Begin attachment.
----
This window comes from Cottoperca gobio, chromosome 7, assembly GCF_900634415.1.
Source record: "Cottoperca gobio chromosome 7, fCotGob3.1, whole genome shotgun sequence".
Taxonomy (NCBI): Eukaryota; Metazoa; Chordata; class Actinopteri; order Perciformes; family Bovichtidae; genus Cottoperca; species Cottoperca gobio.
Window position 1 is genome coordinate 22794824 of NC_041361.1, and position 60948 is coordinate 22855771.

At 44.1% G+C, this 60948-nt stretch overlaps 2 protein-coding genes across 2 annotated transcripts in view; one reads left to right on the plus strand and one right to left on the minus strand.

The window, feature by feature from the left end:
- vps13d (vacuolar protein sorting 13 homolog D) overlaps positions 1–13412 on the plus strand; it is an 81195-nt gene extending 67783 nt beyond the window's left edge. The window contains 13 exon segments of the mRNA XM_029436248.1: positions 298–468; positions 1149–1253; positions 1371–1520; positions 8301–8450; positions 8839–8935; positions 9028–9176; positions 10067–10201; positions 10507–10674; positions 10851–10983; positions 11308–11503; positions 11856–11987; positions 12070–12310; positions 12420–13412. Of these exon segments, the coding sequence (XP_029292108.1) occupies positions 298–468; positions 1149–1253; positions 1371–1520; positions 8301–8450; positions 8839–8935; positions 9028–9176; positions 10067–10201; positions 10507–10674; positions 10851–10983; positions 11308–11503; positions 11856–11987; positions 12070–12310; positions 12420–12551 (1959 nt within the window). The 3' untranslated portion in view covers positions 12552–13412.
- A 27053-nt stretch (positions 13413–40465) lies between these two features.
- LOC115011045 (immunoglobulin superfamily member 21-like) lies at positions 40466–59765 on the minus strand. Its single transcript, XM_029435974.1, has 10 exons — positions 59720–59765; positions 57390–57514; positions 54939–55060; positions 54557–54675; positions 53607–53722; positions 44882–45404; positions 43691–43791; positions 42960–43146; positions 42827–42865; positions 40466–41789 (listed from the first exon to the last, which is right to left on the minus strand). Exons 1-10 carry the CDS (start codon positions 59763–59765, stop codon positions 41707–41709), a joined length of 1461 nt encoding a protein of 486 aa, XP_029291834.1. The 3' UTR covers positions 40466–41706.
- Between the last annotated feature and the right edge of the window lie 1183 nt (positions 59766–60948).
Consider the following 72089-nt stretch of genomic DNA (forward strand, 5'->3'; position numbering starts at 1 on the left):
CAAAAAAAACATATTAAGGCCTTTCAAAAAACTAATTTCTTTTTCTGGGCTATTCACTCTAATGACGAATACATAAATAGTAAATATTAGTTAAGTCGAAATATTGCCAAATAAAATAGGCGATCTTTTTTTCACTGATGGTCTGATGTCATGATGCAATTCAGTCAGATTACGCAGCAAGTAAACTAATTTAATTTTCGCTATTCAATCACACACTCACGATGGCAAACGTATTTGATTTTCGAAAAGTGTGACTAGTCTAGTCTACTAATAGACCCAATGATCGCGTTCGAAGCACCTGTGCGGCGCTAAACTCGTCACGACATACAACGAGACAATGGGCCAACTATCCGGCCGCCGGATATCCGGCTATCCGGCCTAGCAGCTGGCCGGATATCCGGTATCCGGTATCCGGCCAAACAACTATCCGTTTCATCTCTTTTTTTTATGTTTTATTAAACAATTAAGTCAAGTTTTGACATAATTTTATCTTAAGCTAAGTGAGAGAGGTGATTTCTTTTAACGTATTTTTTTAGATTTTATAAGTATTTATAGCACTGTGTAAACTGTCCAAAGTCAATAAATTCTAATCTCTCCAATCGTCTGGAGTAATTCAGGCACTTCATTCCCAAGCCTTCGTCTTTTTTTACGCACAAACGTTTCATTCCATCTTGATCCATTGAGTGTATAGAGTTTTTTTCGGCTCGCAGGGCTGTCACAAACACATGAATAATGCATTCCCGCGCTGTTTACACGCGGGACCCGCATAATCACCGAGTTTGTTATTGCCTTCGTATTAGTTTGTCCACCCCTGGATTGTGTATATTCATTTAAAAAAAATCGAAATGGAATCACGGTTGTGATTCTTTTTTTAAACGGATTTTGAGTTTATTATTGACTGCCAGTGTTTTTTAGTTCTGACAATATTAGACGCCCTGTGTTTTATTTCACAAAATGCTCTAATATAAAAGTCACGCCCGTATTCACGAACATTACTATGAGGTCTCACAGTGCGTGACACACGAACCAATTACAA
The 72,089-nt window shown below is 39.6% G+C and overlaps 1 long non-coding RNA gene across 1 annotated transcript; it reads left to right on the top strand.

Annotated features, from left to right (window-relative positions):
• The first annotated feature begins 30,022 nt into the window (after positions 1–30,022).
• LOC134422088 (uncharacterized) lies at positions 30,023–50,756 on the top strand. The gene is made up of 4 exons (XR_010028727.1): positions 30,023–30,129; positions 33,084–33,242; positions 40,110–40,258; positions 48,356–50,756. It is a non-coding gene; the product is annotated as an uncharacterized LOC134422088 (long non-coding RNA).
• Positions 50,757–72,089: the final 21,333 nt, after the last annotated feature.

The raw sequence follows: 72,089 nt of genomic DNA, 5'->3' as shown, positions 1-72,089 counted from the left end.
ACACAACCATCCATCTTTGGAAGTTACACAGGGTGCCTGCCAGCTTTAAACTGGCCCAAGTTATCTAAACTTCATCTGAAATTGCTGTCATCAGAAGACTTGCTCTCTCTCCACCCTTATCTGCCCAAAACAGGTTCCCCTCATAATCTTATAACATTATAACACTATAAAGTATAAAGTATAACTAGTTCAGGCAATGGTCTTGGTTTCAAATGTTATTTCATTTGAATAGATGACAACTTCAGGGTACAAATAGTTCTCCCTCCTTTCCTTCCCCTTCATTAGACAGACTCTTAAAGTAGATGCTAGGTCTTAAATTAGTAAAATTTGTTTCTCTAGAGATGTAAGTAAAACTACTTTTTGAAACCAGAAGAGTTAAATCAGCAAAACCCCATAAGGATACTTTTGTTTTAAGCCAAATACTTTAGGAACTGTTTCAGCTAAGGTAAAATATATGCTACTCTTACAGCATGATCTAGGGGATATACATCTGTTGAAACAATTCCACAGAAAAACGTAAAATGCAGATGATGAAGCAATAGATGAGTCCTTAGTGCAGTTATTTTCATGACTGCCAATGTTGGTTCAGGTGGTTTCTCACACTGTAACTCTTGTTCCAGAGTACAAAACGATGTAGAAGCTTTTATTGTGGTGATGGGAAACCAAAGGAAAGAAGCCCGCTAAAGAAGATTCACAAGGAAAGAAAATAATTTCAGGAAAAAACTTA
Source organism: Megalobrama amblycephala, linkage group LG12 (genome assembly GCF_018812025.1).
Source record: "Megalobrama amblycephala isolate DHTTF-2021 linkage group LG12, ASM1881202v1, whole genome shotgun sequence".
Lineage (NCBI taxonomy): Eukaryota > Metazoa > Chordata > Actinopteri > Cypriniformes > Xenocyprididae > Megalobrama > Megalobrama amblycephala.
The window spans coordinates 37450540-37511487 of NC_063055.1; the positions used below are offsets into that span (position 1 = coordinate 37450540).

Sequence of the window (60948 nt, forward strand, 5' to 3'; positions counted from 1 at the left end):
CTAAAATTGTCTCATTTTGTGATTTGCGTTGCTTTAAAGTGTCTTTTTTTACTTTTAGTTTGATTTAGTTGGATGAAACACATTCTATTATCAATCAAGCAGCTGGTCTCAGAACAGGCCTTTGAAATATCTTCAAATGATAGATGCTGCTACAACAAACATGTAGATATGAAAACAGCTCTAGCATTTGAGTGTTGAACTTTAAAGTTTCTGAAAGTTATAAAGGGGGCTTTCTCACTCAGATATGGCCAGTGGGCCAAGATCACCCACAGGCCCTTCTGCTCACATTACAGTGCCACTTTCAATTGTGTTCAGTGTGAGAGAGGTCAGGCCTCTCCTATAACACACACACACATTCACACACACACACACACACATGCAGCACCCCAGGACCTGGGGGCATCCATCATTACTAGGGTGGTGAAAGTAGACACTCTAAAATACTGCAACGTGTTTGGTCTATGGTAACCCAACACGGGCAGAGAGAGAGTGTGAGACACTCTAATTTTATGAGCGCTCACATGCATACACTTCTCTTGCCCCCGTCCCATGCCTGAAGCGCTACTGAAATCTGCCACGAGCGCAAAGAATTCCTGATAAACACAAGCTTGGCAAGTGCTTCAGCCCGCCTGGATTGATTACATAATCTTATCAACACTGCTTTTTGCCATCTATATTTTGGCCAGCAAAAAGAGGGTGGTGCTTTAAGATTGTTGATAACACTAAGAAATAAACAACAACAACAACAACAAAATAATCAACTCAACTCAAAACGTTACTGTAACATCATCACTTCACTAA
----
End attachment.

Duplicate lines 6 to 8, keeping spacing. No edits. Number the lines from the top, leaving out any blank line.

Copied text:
The window, feature by feature from the left end:
- vps13d (vacuolar protein sorting 13 homolog D) overlaps positions 1–13412 on the plus strand; it is an 81195-nt gene extending 67783 nt beyond the window's left edge. The window contains 13 exon segments of the mRNA XM_029436248.1: positions 298–468; positions 1149–1253; positions 1371–1520; positions 8301–8450; positions 8839–8935; positions 9028–9176; positions 10067–10201; positions 10507–10674; positions 10851–10983; positions 11308–11503; positions 11856–11987; positions 12070–12310; positions 12420–13412. Of these exon segments, the coding sequence (XP_029292108.1) occupies positions 298–468; positions 1149–1253; positions 1371–1520; positions 8301–8450; positions 8839–8935; positions 9028–9176; positions 10067–10201; positions 10507–10674; positions 10851–10983; positions 11308–11503; positions 11856–11987; positions 12070–12310; positions 12420–12551 (1959 nt within the window). The 3' untranslated portion in view covers positions 12552–13412.
- A 27053-nt stretch (positions 13413–40465) lies between these two features.